This past week we witnessed the opening salvos in this year’s Superhero Movie War disguised as TV specials and returning programs, plus more.
Marvel Comics and DC Comics are the two comic book juggernauts on the block and they’ve taken their rivalry to other media. Chiefly on film and TV. On DC/Warner Bros.’ side, this week had the return of the popular shows The Flash and Arrow, plus the special The Dawn of the Justice League, which was largely a commercial for the upcoming DC Extended Universe (DCEU) on film. They topped off the week with the debut of the eagerly awaited spinoff show Legends of Tomorrow. Marvel Comics/Disney, meanwhile, brought back Agent Carter and premiered a special celebrating the 75th anniversary of Captain America. Just by looking at the lineup it’s obvious that DC won the first round.
The Flash was the best presentation even if its universe is apart from the DCEU. It was a typically great episode with the introduction of another classic Flash villain (the Turtle, who can slow down time), more intrigue about the uber villain Zoom and Barry Allen’s personal foibles taken straight from the pages of a Spider-Man comic book. The new Arrow episode hit all the marks with Oliver Queen/Green Arrow’s vendetta against Damien Dahrk as the episode tantalized us with the mystery of who dies in the near future. Based on the flashforwards to Oliver’s cemetery visits I’ll guess that the person who died is Felicity Smoak’s mother. I didn’t see Supergirl this week because I just couldn’t get into the show when it came out earlier this season. Legends of Tomorrow was kind of a mixed bag, which means it was a bit of a letdown since this was highly anticipated. Doctor Who mashed up with The Avengers, sounds great right? Well, Legends of Tomorrow is a case of a show sounding better than its execution. Mind you, it’s just the pilot episode and there were many cool things about the premiere episode like all the cameos and Easter eggs of the Arrowverse and the greater DC universe sprinkled liberally. But the episode had a hard time with its execution. Characters behave erratically, like Professor Stein, who is too eager to kidnap his partner Jefferson just to go time traveling. And the way the characters just seem to take Rip Hunter’s word that he’s recruiting them for a noble quest without being healthily skeptical was too unbelievable. Still, Legends of Tomorrow had a goofy charm and is worth sticking with for the moment.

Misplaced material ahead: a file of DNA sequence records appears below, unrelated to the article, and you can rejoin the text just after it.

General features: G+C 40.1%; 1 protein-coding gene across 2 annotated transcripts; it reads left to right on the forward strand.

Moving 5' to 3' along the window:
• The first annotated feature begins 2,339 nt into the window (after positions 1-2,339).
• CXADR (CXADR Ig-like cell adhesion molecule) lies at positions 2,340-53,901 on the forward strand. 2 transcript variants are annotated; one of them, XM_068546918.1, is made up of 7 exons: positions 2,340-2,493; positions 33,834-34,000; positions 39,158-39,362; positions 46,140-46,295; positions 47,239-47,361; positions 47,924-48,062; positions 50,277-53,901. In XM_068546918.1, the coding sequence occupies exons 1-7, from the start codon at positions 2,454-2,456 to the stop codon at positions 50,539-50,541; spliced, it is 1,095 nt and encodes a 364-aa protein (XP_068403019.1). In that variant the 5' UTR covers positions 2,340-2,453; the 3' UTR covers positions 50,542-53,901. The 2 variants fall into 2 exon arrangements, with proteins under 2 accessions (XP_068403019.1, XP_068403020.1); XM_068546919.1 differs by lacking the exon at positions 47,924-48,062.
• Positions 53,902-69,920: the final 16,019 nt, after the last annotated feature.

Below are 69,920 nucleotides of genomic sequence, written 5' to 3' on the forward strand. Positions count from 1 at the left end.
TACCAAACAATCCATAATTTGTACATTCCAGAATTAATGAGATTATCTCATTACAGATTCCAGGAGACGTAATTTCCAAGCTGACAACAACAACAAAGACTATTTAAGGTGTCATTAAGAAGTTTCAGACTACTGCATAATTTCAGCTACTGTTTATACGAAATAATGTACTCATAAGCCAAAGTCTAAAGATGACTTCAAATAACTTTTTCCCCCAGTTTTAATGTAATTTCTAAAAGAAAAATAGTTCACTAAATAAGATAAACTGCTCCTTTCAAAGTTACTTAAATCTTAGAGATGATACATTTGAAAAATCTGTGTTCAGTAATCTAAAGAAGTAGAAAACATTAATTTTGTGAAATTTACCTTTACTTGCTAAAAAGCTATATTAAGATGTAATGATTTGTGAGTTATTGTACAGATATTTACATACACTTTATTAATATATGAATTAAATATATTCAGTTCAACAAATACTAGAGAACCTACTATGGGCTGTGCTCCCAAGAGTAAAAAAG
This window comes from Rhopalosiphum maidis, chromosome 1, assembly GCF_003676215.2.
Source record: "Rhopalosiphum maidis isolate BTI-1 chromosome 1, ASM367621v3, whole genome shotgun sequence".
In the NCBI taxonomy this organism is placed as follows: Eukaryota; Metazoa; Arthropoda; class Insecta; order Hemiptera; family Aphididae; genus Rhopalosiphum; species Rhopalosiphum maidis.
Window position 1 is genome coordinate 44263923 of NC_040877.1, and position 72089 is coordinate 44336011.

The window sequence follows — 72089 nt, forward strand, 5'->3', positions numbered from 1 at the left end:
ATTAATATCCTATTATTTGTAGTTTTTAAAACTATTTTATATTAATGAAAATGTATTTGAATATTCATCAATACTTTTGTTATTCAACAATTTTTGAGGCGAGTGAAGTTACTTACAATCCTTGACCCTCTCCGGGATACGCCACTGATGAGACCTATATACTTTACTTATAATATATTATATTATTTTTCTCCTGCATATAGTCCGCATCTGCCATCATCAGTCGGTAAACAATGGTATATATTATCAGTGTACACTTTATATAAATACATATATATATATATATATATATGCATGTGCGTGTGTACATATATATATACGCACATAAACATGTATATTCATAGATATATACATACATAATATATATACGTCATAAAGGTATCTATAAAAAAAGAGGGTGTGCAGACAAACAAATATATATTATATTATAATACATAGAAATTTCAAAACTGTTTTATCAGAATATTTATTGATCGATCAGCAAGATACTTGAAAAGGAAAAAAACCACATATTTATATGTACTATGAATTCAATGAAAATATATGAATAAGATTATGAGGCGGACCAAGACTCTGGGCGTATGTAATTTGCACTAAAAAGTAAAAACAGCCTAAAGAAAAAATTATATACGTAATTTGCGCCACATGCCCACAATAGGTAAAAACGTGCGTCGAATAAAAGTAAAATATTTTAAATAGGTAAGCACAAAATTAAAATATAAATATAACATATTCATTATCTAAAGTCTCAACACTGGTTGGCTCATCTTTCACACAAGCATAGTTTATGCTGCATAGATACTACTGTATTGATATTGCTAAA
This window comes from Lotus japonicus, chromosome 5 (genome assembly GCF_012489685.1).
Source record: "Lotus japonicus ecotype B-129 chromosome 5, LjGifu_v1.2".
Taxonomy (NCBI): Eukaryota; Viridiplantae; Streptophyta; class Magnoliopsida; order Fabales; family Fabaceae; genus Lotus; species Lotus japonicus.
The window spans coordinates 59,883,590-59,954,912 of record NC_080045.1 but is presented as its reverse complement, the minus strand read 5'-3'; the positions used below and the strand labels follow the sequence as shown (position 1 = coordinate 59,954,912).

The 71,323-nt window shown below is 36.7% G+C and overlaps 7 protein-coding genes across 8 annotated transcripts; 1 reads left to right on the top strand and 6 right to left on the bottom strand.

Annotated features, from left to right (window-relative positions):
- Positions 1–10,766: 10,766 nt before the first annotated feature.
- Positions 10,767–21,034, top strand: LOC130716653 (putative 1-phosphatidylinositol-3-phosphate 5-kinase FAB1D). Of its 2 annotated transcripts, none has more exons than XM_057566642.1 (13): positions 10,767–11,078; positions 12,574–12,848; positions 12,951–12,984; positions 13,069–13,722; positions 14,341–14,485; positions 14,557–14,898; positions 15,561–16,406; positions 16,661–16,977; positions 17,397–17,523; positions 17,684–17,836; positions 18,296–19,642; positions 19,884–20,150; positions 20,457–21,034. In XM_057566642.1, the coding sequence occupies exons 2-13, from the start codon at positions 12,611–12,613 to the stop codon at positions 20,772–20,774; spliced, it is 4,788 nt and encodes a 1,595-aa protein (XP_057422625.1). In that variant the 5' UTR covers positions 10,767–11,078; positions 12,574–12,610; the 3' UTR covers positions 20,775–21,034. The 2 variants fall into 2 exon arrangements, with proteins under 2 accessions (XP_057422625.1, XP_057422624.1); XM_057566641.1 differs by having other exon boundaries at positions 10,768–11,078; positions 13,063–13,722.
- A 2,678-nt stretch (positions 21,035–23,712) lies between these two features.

The half-hour special that aired on The CW, The Dawn of the Justice League, was just fodder for comic book fans anxious for the DCEU to get underway already. Basically, it was a commercial for upcoming films in the DCEU with lots of pre-production art for several DC heroes like Aquaman and Cyborg. Although it was great seeing actual footage from Wonder Woman and the new trailer for Suicide Squad was magnificent, it would’ve been terrific if they presented at least test footage of the characters that haven’t made their live-action appearances. BTW, the over-the-top fawning by the host Kevin Smith was just too much and the special inaccurately stated that Superman was a founding member of the Justice League. He actually wasn’t.
ABC aired its own superhero special, Captain America: 75 Heroic Years, which was a nostalgic and informative look at one of Marvel’s most popular heroes. Just like the DC special, it got some facts incorrect, notably not properly attributing the panels that Captain America appears in to being in The Amazing Spider-Man #36 (the 9/11 issue). But on the whole it was a well done special that featured interviews with Stan Lee, Chris Evans and the living relatives of Captain America’s creators, Joe Simon and Jack Kirby.
Marvel’s sole original fiction program was Agent Carter, which returned for its second season. For the most part, it was competent and enjoyable, but couldn’t hold a candle to the excitement offered from the DC TV shows. It lacked the other shows’ energy and intrigue, though it did its best, especially in the opening scenes. The most interesting thing about the new Agent Carter was its origin of the darkforce energy (in the show called zero matter), which is supposedly the source of power in the Doctor Strange movie.
It’s only the first month of the year and already indications are that the Superhero Movie War will be quite intense. But remember it doesn’t matter which side you want to win since after all we fans get to revel in all the goodies on screen at home or in theaters.